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      • I’m so sorry to hear about Mouse’s murderous antics – natural tendencies are not so easily subsumed are they – unfortunately. Does he wear a bell? Your request will send me scurrying to find my old photos – I’ll see what I can find – I’ve never gotten around to digitising them and probably never will. 🙂

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  2. That first picture really appeals to me and a water feature would be lovely in my rockery…. but with the woods next to us it would need too much maintenance with all those leaves and seeds falling all the time. Still, we can dream! I have never been to a propergarden show, only commercial garden festivals where garden products are for sale. If there is ever one nearby though I will definitely visit!

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    • It’s that a lovely garden? One year my friend treated me to an opening night gala. We paid more for our entry, but it also served as a fundraiser. The sale booths and plants weren’t open at night so we missed that, but we got to walk through at a more leisurely and uncrowded space and that was really special.

      Yes, I can see that a fountain of that size would be a challenge near the woods, but my oh my, what a dream to live so close to the woods that you even have to think about it.

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  3. That Gaia garden is EVERYTHING. Thanks for sharing the inspiration. We’re still dipping into below-zero temps, so the mind-gardening is what’s feeding my soul (along with starting some seeds).

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    • Thank you, Johanna. I’m in the home stretch and very excited to meet up with everyone. I’m trying so hard not to catch my husband’s cold. Not easy when you live in close quarters. Wish me luck.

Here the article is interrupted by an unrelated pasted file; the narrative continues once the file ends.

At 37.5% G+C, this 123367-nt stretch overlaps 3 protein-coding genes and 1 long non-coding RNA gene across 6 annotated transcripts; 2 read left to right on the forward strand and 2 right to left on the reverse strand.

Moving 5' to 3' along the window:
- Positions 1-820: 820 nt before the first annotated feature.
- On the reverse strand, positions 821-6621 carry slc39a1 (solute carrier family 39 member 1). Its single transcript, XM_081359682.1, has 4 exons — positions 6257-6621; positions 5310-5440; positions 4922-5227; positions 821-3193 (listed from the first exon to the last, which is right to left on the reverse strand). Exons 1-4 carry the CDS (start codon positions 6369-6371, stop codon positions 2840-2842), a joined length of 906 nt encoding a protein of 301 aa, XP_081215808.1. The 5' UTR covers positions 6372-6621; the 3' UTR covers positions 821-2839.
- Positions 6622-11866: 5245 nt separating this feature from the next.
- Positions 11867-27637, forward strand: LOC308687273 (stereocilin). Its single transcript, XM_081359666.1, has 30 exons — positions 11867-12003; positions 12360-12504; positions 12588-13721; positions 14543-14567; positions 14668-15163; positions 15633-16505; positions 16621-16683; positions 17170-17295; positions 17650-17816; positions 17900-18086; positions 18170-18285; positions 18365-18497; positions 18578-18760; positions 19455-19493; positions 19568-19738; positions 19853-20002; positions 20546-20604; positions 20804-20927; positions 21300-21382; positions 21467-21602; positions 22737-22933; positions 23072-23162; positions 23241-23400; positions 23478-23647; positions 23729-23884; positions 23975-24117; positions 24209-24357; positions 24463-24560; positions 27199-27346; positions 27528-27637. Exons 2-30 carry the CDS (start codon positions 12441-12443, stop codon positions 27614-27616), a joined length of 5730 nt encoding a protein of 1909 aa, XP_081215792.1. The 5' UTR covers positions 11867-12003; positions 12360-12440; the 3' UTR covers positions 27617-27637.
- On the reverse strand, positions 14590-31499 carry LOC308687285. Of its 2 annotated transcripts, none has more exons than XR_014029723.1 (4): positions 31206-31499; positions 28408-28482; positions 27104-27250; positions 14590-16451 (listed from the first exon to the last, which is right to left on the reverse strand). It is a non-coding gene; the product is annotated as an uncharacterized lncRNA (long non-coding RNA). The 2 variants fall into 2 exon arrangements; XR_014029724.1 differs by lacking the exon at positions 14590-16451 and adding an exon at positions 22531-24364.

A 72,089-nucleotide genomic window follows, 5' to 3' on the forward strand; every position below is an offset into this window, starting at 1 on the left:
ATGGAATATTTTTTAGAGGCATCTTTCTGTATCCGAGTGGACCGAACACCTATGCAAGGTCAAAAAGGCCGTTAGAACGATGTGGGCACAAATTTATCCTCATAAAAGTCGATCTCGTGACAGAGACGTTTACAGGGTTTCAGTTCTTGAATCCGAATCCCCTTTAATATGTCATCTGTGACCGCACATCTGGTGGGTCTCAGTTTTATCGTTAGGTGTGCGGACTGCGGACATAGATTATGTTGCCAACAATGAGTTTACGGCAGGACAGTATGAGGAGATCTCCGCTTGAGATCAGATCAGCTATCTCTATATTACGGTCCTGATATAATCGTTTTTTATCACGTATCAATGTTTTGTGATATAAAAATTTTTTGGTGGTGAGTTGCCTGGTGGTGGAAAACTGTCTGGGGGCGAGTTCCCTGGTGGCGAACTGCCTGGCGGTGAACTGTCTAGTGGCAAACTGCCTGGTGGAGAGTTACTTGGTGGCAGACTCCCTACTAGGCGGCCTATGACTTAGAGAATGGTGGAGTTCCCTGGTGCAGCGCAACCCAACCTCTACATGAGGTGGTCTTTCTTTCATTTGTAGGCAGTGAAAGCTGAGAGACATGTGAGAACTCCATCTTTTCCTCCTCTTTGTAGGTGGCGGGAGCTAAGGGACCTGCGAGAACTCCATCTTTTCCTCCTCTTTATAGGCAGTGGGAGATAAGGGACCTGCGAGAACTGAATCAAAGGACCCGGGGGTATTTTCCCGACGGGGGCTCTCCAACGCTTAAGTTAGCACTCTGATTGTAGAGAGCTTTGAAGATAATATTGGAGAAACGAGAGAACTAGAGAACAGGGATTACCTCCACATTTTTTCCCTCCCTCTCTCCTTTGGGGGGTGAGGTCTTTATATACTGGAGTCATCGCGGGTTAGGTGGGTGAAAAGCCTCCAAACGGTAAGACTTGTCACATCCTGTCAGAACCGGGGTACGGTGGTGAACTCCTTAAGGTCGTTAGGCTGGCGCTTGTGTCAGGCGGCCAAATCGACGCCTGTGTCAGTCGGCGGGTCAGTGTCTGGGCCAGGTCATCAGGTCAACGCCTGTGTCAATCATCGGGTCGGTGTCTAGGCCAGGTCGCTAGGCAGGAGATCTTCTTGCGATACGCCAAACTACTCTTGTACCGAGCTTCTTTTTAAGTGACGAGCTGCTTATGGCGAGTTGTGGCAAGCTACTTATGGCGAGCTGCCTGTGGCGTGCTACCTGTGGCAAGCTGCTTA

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  4. That’s interesting about the benefits of having a water feature in a drought resistant garden. Hope you can find a satisfactory way to incorporate more water features in your garden. 🙂

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  5. It’s all got me anxious to get something pretty growing this summer. I think our new yard has what they call ‘good bones’ but now I’d like to fill in the details. You’ve done it so awesomely in your own yard. I especially fancy your potted garden and Pauline has had great luck in her own small garden too. It tells me that I have plenty of room to grow even though it looks small.

    My favourite thing you shared was the big mossy face with outstretched arms. Thats so cool, like an ancient mayan ruin. Wouldn’t it be great to have a big water feature cascading down some rocks in the garden. Julia and I ate lunch in a wonderful covered garden yesterday at the National Portrait Museum. I’d really like to go again, just so you and Pauline could see it. xoxoxoxo

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    • I can’t wait to see what you create this summer. Your lake garden was gorgeous. I’m glad you can garden now on a smaller scale, making it more manageable and enjoyable. It’s such a pretty home.

      I wish we had made it back to the indoor garden. It seems the time flew past us, doesn’t it? I’m glad you and Julia had those days together. What a town!

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      • I’m going to bite off just little bits at a time and not get to crazy. I want to be able to go away and not worry too much about watering. Thank you for your compliment on our home. We’re looking forward to making it our own over time. We were talking about Victoria again tonight. Can’t wish our young lives away, but it’s going to be so swell to be your neighbour….hehehe xox K

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  6. I loved every bit of it and maybe that’s why I have not been to a show. I’d want to take it all home with me. Trying to decide what to do first this summer. I really want the railroad ties out but know it will be a costly project and not sure what to replace it with. Eco-grandma said their was something bad in concrete blocks which I had thought of using with rebar. It’s starting to bloom out there and I want to get to a nursery so much to fill things in. Just takes buckets of cash. 😦 I loved the rustic look of most of your pictures. I’m sure we will have one here again soon. Have to keep my eyes open. Looks like you may get rain while you are way.